Australian folklore defines the Yowie as an elusive, hairy, sasquatch-like creature, said to move like a crab and occasionally slaughter farm-dogs and livestock. In the late 90s and early 2000s Yowies were better known as the anthropomorphic choco-eggs, who, when splayed open, contained the parts to various plastic animals. Small and fiddly, construction often required the assistance of a dexterous adult, not to mention their watchful eye in case one didn’t heed the choking warnings. When public interest died down in 2005, the Yowie went extinct from Australian shelves, soon reincarnated again overseas. Adapting for the U.S. audience, the Yowie replaced its Australian fauna with groundhogs and bald eagles; parts larger and trickier to fit into the wider diameter of the average American windpipe.
Now in 2017, Yowies have apparently returned to our shelves – but what shelves? I’ve hardly been able to find them. Only about 3% of the stores I’ve visited in the last few months have actually stocked Yowies, making their vamped-up return something of an anticlimax. However, during this time I’ve noticed that the Kinder Surprise, Yowie’s oldest competitor, is becoming an increasingly larger and more extravagant presence in confectionary aisles. After having the reign on the choco-egg market for the last 10 years, Kinder must surely feel the threat of losing their kingpin status to Yowie again. In true Murdoch fashion, the Swedish Baby Boomers are doing everything they can to hold on to their crumbling egg-pire.
I’m not sure how high I should hold the cut-throat world of marketing, but to me, Kinder’s tricks have gone far beyond the rules of friendly competition. All I see is foul play, and I hope that when you read my notes below, the Kinder egg’s fall from grace will become immediately obvious:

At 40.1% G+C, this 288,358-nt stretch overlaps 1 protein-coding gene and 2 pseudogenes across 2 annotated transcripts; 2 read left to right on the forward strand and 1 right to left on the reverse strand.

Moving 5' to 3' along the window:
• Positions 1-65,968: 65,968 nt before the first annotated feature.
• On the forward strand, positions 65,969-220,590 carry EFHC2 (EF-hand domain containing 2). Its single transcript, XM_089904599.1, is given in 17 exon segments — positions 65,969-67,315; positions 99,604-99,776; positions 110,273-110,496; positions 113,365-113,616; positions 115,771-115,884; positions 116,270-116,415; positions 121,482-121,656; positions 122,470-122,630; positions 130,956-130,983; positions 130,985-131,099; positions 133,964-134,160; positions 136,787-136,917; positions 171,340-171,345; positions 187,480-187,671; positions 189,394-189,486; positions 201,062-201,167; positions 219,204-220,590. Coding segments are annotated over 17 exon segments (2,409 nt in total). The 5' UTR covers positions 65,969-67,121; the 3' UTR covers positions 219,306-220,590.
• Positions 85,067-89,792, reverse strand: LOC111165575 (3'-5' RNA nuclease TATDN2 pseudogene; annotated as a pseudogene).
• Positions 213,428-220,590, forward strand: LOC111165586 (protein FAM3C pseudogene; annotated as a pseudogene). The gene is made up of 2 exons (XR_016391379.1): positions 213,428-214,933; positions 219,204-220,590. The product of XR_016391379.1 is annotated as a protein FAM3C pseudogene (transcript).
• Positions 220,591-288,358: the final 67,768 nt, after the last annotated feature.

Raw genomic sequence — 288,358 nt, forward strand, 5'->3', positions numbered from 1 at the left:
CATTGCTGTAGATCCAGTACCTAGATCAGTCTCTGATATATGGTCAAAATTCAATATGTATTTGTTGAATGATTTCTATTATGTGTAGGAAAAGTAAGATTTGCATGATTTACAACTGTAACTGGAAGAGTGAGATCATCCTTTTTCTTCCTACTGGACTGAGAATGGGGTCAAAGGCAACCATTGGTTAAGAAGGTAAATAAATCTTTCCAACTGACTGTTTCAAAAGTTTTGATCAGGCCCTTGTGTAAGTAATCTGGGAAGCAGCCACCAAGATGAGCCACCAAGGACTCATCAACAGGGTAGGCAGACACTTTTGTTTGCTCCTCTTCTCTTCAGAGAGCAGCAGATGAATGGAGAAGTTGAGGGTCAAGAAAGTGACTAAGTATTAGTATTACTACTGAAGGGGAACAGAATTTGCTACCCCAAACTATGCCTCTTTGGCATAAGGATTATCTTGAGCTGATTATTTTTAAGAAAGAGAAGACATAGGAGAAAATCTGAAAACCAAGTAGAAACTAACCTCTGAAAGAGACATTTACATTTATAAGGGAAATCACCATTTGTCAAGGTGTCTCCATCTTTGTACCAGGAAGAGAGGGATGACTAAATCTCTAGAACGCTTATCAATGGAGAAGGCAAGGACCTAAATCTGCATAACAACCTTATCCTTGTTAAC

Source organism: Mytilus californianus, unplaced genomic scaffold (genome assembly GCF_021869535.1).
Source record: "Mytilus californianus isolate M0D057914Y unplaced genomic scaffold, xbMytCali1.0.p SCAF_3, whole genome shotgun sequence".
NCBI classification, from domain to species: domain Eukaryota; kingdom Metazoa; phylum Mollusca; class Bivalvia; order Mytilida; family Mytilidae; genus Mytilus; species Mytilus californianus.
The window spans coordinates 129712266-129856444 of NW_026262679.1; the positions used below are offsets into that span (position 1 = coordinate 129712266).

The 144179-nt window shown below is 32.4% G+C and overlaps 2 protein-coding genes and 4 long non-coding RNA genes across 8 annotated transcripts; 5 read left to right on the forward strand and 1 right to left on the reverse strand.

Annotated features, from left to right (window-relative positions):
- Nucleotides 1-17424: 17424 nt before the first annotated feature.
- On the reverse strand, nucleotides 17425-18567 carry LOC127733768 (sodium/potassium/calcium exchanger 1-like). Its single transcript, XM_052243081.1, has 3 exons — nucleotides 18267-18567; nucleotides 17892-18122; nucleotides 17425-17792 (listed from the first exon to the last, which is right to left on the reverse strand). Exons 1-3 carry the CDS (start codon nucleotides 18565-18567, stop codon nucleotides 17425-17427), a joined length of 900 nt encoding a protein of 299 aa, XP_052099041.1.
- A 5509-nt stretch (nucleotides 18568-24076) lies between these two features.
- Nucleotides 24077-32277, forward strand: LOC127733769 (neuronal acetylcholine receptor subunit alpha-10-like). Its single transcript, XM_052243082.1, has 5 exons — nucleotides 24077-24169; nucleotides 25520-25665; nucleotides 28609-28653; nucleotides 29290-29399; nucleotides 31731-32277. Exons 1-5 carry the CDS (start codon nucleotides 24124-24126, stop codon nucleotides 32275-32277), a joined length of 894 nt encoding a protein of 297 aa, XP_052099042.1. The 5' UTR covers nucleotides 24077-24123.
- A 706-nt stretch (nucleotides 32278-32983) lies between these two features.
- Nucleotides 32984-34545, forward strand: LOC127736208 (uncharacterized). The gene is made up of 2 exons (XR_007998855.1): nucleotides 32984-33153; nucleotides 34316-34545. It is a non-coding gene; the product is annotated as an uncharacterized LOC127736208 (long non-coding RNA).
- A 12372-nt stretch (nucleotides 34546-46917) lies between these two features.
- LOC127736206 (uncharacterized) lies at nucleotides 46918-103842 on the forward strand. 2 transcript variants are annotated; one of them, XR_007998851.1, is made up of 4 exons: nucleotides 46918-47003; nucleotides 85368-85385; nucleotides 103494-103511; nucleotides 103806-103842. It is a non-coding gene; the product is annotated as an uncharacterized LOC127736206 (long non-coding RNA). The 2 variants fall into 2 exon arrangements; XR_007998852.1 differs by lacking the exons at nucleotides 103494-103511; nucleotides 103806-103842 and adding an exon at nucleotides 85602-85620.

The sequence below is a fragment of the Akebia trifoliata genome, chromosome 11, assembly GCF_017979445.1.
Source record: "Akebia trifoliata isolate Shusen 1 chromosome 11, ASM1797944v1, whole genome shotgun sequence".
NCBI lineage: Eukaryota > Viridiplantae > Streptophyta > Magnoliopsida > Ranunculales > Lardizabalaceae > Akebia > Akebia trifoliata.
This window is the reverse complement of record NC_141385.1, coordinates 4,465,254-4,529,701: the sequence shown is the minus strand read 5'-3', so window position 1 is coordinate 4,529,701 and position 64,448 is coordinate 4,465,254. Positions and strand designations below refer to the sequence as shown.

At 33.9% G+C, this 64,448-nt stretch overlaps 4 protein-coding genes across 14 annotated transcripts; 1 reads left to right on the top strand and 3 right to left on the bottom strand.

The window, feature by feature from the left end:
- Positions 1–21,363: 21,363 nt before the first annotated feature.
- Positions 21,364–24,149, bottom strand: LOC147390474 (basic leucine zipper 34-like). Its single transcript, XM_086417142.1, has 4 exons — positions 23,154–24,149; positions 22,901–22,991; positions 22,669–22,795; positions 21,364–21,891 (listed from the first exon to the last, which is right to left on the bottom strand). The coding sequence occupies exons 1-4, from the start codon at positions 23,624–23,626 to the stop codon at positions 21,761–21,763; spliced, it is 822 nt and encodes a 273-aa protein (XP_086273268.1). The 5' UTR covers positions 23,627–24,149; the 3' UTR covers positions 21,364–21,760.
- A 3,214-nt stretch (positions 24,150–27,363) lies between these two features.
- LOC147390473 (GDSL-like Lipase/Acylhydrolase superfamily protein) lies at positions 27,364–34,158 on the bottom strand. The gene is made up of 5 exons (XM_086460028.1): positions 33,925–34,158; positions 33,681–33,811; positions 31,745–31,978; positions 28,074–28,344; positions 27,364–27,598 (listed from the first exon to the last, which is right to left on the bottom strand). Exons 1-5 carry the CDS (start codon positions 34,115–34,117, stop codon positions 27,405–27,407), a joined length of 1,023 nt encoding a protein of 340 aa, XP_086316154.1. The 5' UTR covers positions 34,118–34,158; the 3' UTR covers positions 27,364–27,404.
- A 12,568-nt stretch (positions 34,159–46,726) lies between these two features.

- Kinder’s packaging and displays have been significantly enlarged, taking up more shelf room and literally pushing other products from the same aisle. If the Mint Patties and Curly Wurlies can only barely fit in there, how the hell is a box of Yowies going to make the shelf?
- Taking a page from the Yowie books, Kinder recently introduced three different variants of their products – boy egg (blue tint), girl egg (pink tint), and minion egg (yellow tint and a picture of minion). The illusion of choice is there I guess, but the execution is completely morally and socially backwards. Didn’t Kinder hear that gender is a construct? How come I have to choose between girl, boy or Minion? Yowie’s several colours at least represented the diverse ecological biomes of Australia; each colour a distinctive character and personality, guardians of their respective deserts or swamps or whatever. The Yowie colour purchased by the consumer was said to show a deep reflection of the individual’s true Self. Like reading a horoscope or taking the Myers Briggs Test, the act of choosing one’s Guardian was very spiritual, nothing like the capitalist gender-normativity of the godless Kinder egg.
- In 2013, Jesse and I had a comic called The Democratic People’s Republic of Yowie, but after receiving a concerning letter addressed from “Yowie Group LTD.” we were forced to add an extra E to the end. I doubt Yowie Corp would have ever taken legal action against us, because that seems to contradict everything that the Yowies were said to stand for: freedom, mateship, a fair go, love. I can guess with certainty that it was in fact Kinder who sent us the letter, wolves dressed like sheep, trying to stifle any public brand-awareness for their competitor’s product.
A teen once told me how he shoplifted a Kinder Surprise from Midland Centrepoint. Curious, I asked him what toy he got. “Didn’t look,” he said. “Just walked out, and then I crushed it in my hand.” Hearing that story expanded my borders of reality. Never before had I ever even considered the possibility of anyone doing anything like that – but the next day there I was, standing in the Mundaring Coles beside a freshly crushed egg. I never did this again, nor do I encourage it, but from looking at the evidence above, I do indeed believe that taking from Kinder makes you something of a Robin Hood.